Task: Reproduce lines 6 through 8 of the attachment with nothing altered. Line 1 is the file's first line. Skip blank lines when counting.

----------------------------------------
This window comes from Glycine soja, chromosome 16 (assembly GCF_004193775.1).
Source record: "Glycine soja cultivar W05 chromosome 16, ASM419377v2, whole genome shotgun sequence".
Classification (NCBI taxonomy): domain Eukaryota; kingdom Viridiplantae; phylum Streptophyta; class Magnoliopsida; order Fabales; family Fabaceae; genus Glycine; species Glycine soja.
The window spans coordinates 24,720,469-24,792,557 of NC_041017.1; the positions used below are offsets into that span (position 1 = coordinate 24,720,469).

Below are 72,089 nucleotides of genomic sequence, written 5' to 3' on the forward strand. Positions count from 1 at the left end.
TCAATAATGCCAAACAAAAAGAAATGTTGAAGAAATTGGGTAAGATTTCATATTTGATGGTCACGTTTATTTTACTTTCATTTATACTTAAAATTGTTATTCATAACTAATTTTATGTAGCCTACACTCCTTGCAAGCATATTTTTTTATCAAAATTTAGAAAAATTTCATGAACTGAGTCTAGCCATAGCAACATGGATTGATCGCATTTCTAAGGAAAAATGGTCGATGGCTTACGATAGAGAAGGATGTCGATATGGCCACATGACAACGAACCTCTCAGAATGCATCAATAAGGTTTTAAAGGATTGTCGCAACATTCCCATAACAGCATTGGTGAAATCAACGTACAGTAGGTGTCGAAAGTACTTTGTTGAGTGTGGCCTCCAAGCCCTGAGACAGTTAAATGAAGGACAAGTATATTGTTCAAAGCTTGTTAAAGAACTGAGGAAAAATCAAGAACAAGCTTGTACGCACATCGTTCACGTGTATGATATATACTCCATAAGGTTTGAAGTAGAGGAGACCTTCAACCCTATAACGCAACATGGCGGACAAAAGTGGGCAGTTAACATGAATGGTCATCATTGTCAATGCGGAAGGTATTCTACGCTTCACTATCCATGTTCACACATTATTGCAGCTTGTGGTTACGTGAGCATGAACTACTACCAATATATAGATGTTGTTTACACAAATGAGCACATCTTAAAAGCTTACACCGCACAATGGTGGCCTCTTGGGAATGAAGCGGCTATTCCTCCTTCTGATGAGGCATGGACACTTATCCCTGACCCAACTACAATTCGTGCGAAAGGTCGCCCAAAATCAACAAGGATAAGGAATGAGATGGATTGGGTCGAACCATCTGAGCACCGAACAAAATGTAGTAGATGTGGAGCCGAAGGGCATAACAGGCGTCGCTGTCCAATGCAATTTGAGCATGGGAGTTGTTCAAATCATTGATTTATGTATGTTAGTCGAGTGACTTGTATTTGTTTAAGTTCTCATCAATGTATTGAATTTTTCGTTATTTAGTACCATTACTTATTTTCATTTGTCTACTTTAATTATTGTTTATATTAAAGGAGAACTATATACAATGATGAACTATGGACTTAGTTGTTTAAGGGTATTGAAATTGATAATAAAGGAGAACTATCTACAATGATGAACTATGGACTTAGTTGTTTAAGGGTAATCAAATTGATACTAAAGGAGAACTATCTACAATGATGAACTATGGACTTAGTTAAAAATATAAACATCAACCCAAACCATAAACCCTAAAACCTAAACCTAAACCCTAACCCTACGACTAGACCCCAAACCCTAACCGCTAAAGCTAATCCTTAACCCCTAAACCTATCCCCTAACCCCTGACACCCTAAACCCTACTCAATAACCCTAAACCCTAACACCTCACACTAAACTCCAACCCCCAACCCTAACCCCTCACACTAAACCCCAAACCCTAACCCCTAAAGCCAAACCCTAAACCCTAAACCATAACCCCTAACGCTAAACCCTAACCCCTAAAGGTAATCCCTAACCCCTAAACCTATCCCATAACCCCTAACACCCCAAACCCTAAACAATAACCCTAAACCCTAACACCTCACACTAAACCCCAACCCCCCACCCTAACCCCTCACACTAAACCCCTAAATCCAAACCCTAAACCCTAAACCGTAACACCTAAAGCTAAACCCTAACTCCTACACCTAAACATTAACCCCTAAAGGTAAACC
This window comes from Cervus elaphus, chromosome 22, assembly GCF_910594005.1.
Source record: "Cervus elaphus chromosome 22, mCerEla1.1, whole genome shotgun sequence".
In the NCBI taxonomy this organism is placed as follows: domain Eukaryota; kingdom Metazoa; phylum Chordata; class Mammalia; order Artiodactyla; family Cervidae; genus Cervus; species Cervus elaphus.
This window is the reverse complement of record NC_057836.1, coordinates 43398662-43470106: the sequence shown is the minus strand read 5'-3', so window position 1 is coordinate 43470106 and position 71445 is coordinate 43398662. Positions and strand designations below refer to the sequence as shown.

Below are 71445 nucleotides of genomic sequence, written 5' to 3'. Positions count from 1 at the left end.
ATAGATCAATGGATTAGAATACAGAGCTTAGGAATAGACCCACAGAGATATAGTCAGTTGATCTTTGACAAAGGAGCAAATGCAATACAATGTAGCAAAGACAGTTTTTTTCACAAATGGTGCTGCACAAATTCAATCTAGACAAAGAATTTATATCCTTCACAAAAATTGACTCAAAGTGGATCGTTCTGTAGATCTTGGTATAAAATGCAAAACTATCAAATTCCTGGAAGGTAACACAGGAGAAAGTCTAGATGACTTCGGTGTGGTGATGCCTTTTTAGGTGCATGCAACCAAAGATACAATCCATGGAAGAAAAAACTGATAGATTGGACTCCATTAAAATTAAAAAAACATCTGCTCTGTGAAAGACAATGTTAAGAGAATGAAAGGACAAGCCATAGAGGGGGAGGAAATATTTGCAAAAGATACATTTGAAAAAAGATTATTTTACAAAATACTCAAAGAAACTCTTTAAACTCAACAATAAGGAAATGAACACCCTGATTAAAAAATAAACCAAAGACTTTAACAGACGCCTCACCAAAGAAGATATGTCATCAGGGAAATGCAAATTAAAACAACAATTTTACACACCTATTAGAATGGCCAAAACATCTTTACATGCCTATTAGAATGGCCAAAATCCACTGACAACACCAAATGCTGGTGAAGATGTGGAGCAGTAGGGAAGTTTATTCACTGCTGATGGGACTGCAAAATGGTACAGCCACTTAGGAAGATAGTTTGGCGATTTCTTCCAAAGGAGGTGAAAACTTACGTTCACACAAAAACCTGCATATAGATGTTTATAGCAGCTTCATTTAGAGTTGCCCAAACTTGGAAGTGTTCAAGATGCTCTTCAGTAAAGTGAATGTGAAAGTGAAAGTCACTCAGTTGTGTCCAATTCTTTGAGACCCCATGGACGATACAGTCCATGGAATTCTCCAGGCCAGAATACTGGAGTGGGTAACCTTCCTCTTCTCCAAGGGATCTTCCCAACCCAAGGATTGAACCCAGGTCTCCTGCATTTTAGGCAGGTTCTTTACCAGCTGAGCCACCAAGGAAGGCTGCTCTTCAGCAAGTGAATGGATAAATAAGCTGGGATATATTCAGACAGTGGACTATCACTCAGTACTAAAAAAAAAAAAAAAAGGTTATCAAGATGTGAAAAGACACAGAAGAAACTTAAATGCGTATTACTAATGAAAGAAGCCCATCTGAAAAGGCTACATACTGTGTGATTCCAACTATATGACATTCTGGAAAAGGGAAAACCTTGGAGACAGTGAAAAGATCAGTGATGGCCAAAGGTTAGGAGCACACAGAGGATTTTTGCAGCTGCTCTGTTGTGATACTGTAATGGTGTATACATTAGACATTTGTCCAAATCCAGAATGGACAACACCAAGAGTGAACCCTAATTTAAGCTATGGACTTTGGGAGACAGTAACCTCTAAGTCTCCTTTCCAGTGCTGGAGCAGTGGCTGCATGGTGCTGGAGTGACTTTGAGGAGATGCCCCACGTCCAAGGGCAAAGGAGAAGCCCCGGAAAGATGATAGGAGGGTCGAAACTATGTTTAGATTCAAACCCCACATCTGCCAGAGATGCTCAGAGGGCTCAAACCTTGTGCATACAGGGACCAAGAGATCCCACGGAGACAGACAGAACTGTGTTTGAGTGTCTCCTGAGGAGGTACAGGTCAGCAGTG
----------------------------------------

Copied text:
TCAATAATGCCAAACAAAAAGAAATGTTGAAGAAATTGGGTAAGATTTCATATTTGATGGTCACGTTTATTTTACTTTCATTTATACTTAAAATTGTTATTCATAACTAATTTTATGTAGCCTACACTCCTTGCAAGCATATTTTTTTATCAAAATTTAGAAAAATTTCATGAACTGAGTCTAGCCATAGCAACATGGATTGATCGCATTTCTAAGGAAAAATGGTCGATGGCTTACGATAGAGAAGGATGTCGATATGGCCACATGACAACGAACCTCTCAGAATGCATCAATAAGGTTTTAAAGGATTGTCGCAACATTCCCATAACAGCATTGGTGAAATCAACGTACAGTAGGTGTCGAAAGTACTTTGTTGAGTGTGGCCTCCAAGCCCTGAGACAGTTAAATGAAGGACAAGTATATTGTTCAAAGCTTGTTAAAGAACTGAGGAAAAATCAAGAACAAGCTTGTACGCACATCGTTCACGTGTATGATATATACTCCATAAGGTTTGAAGTAGAGGAGACCTTCAACCCTATAACGCAACATGGCGGACAAAAGTGGGCAGTTAACATGAATGGTCATCATTGTCAATGCGGAAGGTATTCTACGCTTCACTATCCATGTTCACACATTATTGCAGCTTGTGGTTACGTGAGCATGAACTACTACCAATATATAGATGTTGTTTACACAAATGAGCACATCTTAAAAGCTTACACCGCACAATGGTGGCCTCTTGGGAATGAAGCGGCTATTCCTCCTTCTGATGAGGCATGGACACTTATCCCTGACCCAACTACAATTCGTGCGAAAGGTCGCCCAAAATCAACAAGGATAAGGAATGAGATGGATTGGGTCGAACCATCTGAGCACCGAACAAAATGTAGTAGATGTGGAGCCGAAGGGCATAACAGGCGTCGCTGTCCAATGCAATTTGAGCATGGGAGTTGTTCAAATCATTGATTTATGTATGTTAGTCGAGTGACTTGTATTTGTTTAAGTTCTCATCAATGTATTGAATTTTTCGTTATTTAGTACCATTACTTATTTTCATTTGTCTACTTTAATTATTGTTTATATTAAAGGAGAACTATATACAATGATGAACTATGGACTTAGTTGTTTAAGGGTATTGAAATTGATAATAAAGGAGAACTATCTACAATGATGAACTATGGACTTAGTTGTTTAAGGGTAATCAAATTGATACTAAAGGAGAACTATCTACAATGATGAACTATGGACTTAGTTAAAAATATAAACATCAACCCAAACCATAAACCCTAAAACCTAAACCTAAACCCTAACCCTACGACTAGACCCCAAACCCTAACCGCTAAAGCTAATCCTTAACCCCTAAACCTATCCCCTAACCCCTGACACCCTAAACCCTACTCAATAACCCTAAACCCTAACACCTCACACTAAACTCCAACCCCCAACCCTAACCCCTCACACTAAACCCCAAACCCTAACCCCTAAAGCCAAACCCTAAACCCTAAACCATAACCCCTAACGCTAAACCCTAACCCCTAAAGGTAATCCCTAACCCCTAAACCTATCCCATAACCCCTAACACCCCAAACCCTAAACAATAACCCTAAACCCTAACACCTCACACTAAACCCCAACCCCCCACCCTAACCCCTCACACTAAACCCCTAAATCCAAACCCTAAACCCTAAACCGTAACACCTAAAGCTAAACCCTAACTCCTACACCTAAACATTAACCCCTAAAGGTAAACC
This window comes from Cervus elaphus, chromosome 22, assembly GCF_910594005.1.
Source record: "Cervus elaphus chromosome 22, mCerEla1.1, whole genome shotgun sequence".